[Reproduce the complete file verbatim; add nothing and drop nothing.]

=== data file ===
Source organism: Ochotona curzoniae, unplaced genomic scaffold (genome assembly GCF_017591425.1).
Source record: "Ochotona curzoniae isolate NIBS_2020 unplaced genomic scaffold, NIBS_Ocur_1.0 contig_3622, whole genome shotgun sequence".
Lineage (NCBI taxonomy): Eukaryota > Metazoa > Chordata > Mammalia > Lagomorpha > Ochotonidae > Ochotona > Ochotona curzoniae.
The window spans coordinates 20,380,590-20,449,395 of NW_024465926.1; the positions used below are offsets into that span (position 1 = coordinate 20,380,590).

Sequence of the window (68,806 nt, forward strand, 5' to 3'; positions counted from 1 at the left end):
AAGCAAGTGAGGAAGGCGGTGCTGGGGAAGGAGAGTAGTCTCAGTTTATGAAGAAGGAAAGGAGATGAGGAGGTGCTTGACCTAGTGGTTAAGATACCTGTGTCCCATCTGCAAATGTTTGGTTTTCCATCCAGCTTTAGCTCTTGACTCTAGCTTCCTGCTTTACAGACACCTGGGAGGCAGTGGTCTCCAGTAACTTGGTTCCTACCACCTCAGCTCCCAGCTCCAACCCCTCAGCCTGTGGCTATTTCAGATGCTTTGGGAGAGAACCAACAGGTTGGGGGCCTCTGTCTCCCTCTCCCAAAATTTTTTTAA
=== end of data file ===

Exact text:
Source organism: Ochotona curzoniae, unplaced genomic scaffold (genome assembly GCF_017591425.1).
Source record: "Ochotona curzoniae isolate NIBS_2020 unplaced genomic scaffold, NIBS_Ocur_1.0 contig_3622, whole genome shotgun sequence".
Lineage (NCBI taxonomy): Eukaryota > Metazoa > Chordata > Mammalia > Lagomorpha > Ochotonidae > Ochotona > Ochotona curzoniae.
The window spans coordinates 20,380,590-20,449,395 of NW_024465926.1; the positions used below are offsets into that span (position 1 = coordinate 20,380,590).

Sequence of the window (68,806 nt, forward strand, 5' to 3'; positions counted from 1 at the left end):
AAGCAAGTGAGGAAGGCGGTGCTGGGGAAGGAGAGTAGTCTCAGTTTATGAAGAAGGAAAGGAGATGAGGAGGTGCTTGACCTAGTGGTTAAGATACCTGTGTCCCATCTGCAAATGTTTGGTTTTCCATCCAGCTTTAGCTCTTGACTCTAGCTTCCTGCTTTACAGACACCTGGGAGGCAGTGGTCTCCAGTAACTTGGTTCCTACCACCTCAGCTCCCAGCTCCAACCCCTCAGCCTGTGGCTATTTCAGATGCTTTGGGAGAGAACCAACAGGTTGGGGGCCTCTGTCTCCCTCTCCCAAAATTTTTTTAA